The following is Thay's method of contemplating emptiness.
(Emptiness)Sit in the full or half lotus. Begin to regulate your breath. Contemplate the nature of emptiness in the assembly of the five aggregates: bodily form, feeling, perception, mind functionings,
and consciousness. Pass from considering one aggregate to another. See that all transform, are impermanent and without self. The assembly of the five aggregates is like the assembly of all phenomena: all obey the law of interdependence. Their coming together and disbanding from one another resembles the gathering and vanishing of clouds around the peaks of mountains. Neither cling to nor reject the five aggregates. Know that like and dislike are phenomena which belong to the assemblage of the five aggregates. See clearly that the five aggregates are without self and are empty, but that they are also wondrous, wondrous as is each phenomenon in the universe, wondrous as the life which is present everywhere. Try to see that the five aggregates do not really undergo creation and destruction for they themselves are ultimate reality. Try to see by this contemplation that impermanence is a concept, nonself is a concept, emptiness is a concept, so that you will not become imprisoned in the concepts of impermanence, non-self, and emptiness. You will see that emptiness is also empty, and that the ultimate reality of emptiness is no different from the ultimate reality of the five aggregates. (The amount of time will be according to the individual-perhaps one hour, perhaps two.)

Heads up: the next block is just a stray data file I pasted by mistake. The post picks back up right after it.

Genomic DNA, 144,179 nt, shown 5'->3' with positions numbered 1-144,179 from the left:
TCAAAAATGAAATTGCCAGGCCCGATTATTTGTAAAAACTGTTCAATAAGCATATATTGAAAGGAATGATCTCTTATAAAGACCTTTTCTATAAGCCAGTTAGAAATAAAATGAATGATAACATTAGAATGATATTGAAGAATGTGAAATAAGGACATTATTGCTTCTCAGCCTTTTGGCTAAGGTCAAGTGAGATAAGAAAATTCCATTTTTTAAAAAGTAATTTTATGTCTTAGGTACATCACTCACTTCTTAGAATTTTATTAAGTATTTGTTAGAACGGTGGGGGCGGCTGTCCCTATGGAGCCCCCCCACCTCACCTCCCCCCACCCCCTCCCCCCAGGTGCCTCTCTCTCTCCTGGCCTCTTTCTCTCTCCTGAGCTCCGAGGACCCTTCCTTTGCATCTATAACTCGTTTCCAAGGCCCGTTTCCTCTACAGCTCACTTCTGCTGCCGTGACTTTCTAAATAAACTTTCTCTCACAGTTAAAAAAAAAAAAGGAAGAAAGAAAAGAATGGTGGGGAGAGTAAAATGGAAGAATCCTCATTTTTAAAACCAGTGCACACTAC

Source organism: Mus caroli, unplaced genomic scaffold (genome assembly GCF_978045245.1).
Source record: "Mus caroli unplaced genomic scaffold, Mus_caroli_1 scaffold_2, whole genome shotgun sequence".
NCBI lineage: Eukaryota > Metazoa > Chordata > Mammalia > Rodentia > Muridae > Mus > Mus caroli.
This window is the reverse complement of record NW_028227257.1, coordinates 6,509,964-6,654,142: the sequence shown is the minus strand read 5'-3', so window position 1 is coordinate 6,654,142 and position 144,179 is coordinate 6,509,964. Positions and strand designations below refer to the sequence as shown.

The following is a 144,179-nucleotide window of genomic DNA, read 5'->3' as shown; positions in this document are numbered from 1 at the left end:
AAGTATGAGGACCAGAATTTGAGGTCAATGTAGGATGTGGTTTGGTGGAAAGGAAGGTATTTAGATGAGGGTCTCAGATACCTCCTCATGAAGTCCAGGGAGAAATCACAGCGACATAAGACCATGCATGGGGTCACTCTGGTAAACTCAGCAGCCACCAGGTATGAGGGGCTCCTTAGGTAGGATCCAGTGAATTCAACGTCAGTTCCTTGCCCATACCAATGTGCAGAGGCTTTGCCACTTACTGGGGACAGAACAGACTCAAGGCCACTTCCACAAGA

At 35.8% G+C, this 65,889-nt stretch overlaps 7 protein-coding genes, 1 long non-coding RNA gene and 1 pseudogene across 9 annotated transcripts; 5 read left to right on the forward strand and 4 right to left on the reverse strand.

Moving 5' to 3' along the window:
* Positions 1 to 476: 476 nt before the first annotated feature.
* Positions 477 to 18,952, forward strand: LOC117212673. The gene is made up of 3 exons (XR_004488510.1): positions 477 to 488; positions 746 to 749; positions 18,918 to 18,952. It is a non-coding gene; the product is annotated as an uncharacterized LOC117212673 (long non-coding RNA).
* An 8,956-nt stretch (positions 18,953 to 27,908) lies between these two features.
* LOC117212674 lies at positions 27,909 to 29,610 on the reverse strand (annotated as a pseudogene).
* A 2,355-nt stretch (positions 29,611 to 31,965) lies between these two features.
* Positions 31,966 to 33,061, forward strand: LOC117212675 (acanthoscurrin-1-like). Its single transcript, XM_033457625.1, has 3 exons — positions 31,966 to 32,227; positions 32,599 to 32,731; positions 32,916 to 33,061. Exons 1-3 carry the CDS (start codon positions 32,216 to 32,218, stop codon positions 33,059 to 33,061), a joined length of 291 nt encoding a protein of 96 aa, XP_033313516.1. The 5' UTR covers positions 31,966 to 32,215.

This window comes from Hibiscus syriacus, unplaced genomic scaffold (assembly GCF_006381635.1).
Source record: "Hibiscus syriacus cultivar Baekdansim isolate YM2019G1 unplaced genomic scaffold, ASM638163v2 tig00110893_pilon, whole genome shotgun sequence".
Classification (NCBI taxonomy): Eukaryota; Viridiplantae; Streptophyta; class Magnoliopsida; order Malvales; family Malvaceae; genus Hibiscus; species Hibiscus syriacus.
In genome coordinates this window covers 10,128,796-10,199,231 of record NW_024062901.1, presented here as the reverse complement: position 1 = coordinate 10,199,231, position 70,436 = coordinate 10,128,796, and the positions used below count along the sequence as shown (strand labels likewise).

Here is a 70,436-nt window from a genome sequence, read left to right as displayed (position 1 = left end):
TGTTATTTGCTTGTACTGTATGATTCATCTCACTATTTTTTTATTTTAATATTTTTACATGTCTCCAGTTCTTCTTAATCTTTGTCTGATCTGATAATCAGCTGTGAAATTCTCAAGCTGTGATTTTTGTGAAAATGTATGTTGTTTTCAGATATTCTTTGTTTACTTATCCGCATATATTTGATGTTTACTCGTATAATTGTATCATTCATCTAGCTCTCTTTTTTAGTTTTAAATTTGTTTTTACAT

(Excerpted from Thich Nhat Hanh’s “The Miracle of Mindfulness”)
I understand that there are two kinds of the ultimate truth, one in the phenomenal world and one in the noumenal world. The former is emptiness (non-duality) as interdependent co-arising (two sides of the same coin). The latter is emptiness (non-duality) as wholeness (extinction of all notions). And the above Thay's contemplating emptiness is based on the phenomenal world. Emptiness is a notion, so we have to be careful not to be caught in it. Upon understanding the true nature of emptiness, we need to throw it away.
Thích Nhất Hạnh